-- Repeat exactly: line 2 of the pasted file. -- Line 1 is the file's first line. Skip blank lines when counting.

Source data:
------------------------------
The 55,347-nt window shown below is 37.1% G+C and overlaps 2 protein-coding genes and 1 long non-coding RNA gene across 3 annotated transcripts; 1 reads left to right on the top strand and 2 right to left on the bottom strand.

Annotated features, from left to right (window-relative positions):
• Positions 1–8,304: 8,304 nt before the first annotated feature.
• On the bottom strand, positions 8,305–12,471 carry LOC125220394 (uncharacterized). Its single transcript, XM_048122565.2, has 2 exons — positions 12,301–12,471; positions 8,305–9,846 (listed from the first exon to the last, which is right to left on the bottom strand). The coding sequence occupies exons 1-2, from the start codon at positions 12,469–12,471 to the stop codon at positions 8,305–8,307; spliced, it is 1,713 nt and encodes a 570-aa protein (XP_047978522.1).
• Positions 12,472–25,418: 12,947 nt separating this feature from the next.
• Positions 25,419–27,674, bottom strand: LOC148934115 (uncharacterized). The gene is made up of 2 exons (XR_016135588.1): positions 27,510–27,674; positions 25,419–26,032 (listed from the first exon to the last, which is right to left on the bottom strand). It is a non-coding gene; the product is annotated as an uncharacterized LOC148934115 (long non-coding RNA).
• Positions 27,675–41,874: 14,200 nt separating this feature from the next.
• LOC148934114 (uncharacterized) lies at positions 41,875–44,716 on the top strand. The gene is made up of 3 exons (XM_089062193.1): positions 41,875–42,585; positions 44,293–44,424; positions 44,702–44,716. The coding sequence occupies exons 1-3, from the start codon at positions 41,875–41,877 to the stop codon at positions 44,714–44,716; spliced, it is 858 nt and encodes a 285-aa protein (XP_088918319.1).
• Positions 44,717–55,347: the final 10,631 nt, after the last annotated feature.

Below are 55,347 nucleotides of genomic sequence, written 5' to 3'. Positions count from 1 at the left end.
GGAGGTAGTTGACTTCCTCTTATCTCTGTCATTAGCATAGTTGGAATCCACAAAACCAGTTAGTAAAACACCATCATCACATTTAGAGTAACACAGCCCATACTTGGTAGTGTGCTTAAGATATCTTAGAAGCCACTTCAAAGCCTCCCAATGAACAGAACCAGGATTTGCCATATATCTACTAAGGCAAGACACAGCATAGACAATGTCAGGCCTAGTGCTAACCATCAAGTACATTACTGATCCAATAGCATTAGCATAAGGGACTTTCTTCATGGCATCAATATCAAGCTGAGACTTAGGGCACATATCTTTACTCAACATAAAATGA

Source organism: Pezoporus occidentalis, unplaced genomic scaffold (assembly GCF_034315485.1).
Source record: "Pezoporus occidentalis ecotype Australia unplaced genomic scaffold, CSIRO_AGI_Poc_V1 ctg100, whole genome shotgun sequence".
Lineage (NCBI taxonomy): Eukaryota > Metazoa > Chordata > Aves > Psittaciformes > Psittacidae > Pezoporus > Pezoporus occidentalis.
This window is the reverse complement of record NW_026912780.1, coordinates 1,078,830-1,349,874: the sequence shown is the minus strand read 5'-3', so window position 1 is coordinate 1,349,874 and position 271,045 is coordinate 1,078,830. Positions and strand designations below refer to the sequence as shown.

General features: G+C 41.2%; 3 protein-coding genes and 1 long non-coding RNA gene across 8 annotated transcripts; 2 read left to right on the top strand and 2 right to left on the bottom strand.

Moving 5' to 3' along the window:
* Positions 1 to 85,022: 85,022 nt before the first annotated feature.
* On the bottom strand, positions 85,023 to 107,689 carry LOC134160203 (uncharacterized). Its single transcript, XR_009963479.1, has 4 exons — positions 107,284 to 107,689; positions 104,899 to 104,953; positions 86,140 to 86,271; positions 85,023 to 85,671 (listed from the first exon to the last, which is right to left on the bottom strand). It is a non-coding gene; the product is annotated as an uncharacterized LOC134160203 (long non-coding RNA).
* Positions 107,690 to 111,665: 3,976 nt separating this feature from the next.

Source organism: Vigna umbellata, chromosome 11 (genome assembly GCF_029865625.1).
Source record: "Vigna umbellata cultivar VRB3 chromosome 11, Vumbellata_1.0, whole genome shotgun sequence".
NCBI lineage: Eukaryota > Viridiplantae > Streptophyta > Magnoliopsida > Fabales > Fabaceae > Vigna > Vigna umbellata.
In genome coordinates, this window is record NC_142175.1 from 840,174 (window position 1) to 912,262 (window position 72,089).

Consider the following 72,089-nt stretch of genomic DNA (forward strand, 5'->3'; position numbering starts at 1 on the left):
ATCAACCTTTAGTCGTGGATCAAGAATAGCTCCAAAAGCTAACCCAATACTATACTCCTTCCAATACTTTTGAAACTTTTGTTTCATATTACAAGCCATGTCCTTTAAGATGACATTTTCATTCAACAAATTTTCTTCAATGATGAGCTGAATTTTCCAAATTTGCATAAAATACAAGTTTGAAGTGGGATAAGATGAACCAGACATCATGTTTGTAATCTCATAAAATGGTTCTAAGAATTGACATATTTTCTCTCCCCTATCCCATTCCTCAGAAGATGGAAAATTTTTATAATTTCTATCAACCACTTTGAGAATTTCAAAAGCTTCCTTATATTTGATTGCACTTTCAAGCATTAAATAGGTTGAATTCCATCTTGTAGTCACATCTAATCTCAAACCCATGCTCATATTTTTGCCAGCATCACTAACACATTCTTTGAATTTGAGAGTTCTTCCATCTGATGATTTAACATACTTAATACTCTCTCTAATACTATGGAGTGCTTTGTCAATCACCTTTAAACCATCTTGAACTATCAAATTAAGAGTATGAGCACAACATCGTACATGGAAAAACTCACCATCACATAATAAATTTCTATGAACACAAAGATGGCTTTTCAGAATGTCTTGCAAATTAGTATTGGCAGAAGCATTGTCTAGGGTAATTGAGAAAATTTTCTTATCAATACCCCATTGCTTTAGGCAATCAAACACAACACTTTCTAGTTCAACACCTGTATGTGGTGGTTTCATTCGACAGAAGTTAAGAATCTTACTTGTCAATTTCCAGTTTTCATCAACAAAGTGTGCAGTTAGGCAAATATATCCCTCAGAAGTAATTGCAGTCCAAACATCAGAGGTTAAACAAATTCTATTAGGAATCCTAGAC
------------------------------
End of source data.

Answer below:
Annotated features, from left to right (window-relative positions):